4. The level of certainty exhibited by the witness at the confrontation;
5. The length of time between the crime and the confrontation.
¶ 16. We find that the photographic line-up viewed by Steed and Curtis was impermissibly suggestive. Bell's photograph was the only one in which a person was depicted with long hair, in an orange jumpsuit and in shackles or handcuffs. Therefore, we must go through each of the above five factors to determine whether the trial court was correct in finding that there was not a substantial likelihood of irreparable misidentification and allowing the in-court identification by Steed and Curtis.
1. Opportunity of the witness to view the accused at the time of the crime
¶ 17. Steed testified that she saw Bell on a number of occasions during a thirty to forty-five minute period. She saw him come out of the woods twice at the back of the house. In addition, she saw him several times around the house for a number of seconds each time. Then, she watched him as he left the home with the lawn mower and weed eater.
¶ 18. Curtis testified that he saw Bell around the house twice. Each time was for a few minutes. He also saw Bell as he pushed the lawn mower and carried the weed eater away from the house. Both witnesses had ample opportunity to view Bell during the commission of the crime. The crime occurred during daylight and across the street from Curtis's and Steed's workplace.
2. The degree of attention exhibited by the witness
¶ 19. Steed testified that Bell's actions attracted her attention. She found them to be suspicious enough to watch his movements over the next thirty to forty-five minutes. Curtis testified that he paid attention to Bell's actions for a few minutes on two occasions.
3. The accuracy of the witness's prior description of the criminal
¶ 20. Both Steed and Curtis described Bell as an African American male with long hair wearing a baseball cap, camouflage jacket and brown pants. The only difference was that Curtis included an approximate height and weight in his description. Their description on that day was accurate enough for one of the police officers to respond that it sounded like Bell.
4. The level of certainty exhibited by the witness at the confrontation
¶ 21. Steed and Curtis both testified that they quickly chose Bell out of the line-up after looking at each picture. Bell argues that they did not pay much attention to the photographs if no one noticed what he was wearing or that he was in handcuffs. However, Steed and Curtis stated that they were looking at faces not clothes. Both were certain that the man they picked out of the line-up was the man they saw on the day of the crime. They additionally testified that they were certain that Bell was the man they saw pushing the mower and weed eater down the street during their in-court identification testimony.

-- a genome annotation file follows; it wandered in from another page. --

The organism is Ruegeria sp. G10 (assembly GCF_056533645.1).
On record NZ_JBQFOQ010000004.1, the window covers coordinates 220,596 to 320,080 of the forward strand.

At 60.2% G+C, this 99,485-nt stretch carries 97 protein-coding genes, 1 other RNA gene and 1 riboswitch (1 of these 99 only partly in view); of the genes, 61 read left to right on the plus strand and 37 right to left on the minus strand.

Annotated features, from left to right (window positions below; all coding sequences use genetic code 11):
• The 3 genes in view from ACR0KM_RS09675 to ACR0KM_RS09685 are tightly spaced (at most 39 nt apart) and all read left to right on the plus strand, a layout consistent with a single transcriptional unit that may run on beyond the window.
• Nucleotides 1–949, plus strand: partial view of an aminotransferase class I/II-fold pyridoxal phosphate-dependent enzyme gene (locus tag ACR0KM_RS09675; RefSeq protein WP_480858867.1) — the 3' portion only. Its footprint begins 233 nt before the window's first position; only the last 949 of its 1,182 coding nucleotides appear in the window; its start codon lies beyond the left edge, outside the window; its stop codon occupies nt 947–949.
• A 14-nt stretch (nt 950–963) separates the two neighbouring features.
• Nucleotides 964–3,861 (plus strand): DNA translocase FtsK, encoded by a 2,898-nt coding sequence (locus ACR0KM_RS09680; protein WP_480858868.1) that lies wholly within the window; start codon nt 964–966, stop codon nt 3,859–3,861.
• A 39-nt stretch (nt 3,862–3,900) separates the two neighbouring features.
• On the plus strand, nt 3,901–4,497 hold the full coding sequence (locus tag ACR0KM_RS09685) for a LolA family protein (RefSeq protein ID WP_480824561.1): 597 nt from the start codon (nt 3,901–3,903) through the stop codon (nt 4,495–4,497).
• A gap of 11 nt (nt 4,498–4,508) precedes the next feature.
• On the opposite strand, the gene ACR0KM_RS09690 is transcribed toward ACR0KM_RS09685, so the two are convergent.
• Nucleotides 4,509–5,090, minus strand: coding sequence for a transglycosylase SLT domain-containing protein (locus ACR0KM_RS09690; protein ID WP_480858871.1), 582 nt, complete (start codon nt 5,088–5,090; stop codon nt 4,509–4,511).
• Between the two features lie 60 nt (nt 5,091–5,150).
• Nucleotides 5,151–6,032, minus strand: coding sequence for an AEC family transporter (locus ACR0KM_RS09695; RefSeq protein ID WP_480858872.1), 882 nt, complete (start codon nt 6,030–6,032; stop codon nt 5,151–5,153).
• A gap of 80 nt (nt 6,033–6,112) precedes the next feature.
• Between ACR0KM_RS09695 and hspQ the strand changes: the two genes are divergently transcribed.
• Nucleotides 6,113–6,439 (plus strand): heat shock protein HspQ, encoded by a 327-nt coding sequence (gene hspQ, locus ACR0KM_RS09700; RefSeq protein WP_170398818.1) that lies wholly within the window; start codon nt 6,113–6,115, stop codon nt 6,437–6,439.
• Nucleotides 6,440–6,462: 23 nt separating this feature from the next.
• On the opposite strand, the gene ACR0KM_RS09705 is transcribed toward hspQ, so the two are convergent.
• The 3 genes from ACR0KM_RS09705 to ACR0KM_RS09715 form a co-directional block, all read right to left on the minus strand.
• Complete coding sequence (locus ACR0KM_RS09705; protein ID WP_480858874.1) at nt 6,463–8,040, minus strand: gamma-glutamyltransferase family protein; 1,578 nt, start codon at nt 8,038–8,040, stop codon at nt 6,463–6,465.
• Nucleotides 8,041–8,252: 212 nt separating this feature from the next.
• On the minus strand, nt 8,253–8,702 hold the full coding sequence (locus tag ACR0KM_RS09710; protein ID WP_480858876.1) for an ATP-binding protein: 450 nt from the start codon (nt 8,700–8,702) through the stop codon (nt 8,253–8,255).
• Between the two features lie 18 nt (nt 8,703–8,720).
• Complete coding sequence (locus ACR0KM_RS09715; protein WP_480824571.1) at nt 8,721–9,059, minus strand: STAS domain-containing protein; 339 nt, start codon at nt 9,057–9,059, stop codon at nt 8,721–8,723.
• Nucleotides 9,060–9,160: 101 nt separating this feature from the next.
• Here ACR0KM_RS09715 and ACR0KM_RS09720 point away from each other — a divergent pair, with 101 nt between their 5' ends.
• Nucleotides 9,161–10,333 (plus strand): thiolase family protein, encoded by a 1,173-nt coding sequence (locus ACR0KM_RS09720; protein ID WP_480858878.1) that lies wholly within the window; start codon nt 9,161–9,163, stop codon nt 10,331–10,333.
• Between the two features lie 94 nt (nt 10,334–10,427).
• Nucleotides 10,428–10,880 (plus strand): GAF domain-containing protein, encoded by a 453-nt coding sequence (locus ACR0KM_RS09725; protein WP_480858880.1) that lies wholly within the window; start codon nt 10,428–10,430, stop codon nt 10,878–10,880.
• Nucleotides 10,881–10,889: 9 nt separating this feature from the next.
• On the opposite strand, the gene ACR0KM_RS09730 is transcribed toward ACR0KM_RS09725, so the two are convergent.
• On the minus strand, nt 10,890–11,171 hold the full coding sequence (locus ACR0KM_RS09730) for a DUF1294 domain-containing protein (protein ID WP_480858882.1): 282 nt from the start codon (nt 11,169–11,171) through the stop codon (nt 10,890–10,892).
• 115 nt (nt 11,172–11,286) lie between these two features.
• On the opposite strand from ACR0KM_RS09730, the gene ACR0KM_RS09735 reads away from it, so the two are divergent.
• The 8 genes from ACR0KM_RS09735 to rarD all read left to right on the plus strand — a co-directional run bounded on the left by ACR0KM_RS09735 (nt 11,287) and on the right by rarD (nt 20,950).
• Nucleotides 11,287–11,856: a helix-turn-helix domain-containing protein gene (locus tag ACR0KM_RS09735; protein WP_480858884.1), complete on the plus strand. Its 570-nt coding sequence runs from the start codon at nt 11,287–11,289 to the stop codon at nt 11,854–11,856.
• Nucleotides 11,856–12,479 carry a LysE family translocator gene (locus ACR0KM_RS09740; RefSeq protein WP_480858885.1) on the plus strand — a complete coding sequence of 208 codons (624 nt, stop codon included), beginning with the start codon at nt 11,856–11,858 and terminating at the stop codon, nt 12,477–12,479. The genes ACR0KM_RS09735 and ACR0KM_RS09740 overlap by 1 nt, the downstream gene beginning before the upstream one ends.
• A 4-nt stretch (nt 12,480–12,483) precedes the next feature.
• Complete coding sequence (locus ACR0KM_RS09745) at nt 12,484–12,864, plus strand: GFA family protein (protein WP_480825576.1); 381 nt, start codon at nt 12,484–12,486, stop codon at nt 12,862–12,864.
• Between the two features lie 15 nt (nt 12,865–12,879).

5. The length of time between the crime and the confrontation
¶ 22. Nineteen days had passed between the crime and the line-up. This Court has held that three weeks was not too great a length of time to pass between the crime and the confrontation. Wingate v. State, 794 So.2d 1039, 1043 (¶ 16) (Miss.Ct.App.2001).
¶ 23. On review, we must determine whether taken as a whole these factors “give rise to a very substantial likelihood of misidentification.” York v. State, 413 So.2d 1372, 1383 (Miss.1982). Although we have found that the line-up was highly suggestive, there is sufficient indicia of reliability in both Curtis's and Steed's identification to withstand any suggestion of impropriety. In light of the foregoing reasons, we conclude that substantial evidence supported the reliability of Curtis's and Steed's pre-trial photographic identification and in-court identification of Bell, and the trial judge's admission of the identification did not amount to clear error. This issue is without merit.
¶ 24. THE JUDGMENT OF THE WARREN COUNTY CIRCUIT COURT OF CONVICTION OF BURGLARY OF A DWELLING AND SENTENCE AS AN HABITUAL OFFENDER TO LIFE IN THE CUSTODY OF THE MISSISSIPPI DEPARTMENT OF CORRECTIONS IS AFFIRMED. COSTS OF THIS APPEAL ARE TAXED TO WARREN COUNTY.
BRANTLEY, J., for the court.
McMILLIN, C.J., KING AND SOUTHWICK, P.JJ., BRIDGES, THOMAS, LEE, IRVING, MYERS AND CHANDLER, JJ., CONCUR.
Response sent, thank you
Docket No: No. 2001-KA-01343-COA.
Decided: October 22, 2002
Court: Court of Appeals of Mississippi.